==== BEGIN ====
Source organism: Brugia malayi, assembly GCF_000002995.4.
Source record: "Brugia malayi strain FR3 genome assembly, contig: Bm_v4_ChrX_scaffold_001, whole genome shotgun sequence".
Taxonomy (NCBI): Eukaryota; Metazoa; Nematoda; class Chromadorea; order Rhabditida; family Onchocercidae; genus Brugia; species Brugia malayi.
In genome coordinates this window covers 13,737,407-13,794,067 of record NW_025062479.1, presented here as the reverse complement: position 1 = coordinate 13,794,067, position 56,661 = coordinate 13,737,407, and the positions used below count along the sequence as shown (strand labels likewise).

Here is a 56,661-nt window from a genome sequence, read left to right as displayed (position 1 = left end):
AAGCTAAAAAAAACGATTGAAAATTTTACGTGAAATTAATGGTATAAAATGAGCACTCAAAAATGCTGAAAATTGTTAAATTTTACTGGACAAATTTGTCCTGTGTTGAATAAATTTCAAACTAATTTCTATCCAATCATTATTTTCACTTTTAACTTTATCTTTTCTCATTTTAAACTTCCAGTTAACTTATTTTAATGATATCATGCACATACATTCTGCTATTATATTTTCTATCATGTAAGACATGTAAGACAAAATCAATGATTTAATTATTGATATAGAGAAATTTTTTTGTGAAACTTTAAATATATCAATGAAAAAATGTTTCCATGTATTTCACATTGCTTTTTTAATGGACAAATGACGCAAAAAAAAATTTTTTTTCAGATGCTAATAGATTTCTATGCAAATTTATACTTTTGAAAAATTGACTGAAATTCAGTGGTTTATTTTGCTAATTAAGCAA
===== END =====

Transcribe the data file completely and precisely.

Source organism: Brugia malayi, assembly GCF_000002995.4.
Source record: "Brugia malayi strain FR3 genome assembly, contig: Bm_v4_ChrX_scaffold_001, whole genome shotgun sequence".
Taxonomy (NCBI): Eukaryota; Metazoa; Nematoda; class Chromadorea; order Rhabditida; family Onchocercidae; genus Brugia; species Brugia malayi.
In genome coordinates this window covers 13,737,407-13,794,067 of record NW_025062479.1, presented here as the reverse complement: position 1 = coordinate 13,794,067, position 56,661 = coordinate 13,737,407, and the positions used below count along the sequence as shown (strand labels likewise).

Here is a 56,661-nt window from a genome sequence, read left to right as displayed (position 1 = left end):
AAGCTAAAAAAAACGATTGAAAATTTTACGTGAAATTAATGGTATAAAATGAGCACTCAAAAATGCTGAAAATTGTTAAATTTTACTGGACAAATTTGTCCTGTGTTGAATAAATTTCAAACTAATTTCTATCCAATCATTATTTTCACTTTTAACTTTATCTTTTCTCATTTTAAACTTCCAGTTAACTTATTTTAATGATATCATGCACATACATTCTGCTATTATATTTTCTATCATGTAAGACATGTAAGACAAAATCAATGATTTAATTATTGATATAGAGAAATTTTTTTGTGAAACTTTAAATATATCAATGAAAAAATGTTTCCATGTATTTCACATTGCTTTTTTAATGGACAAATGACGCAAAAAAAAATTTTTTTTCAGATGCTAATAGATTTCTATGCAAATTTATACTTTTGAAAAATTGACTGAAATTCAGTGGTTTATTTTGCTAATTAAGCAA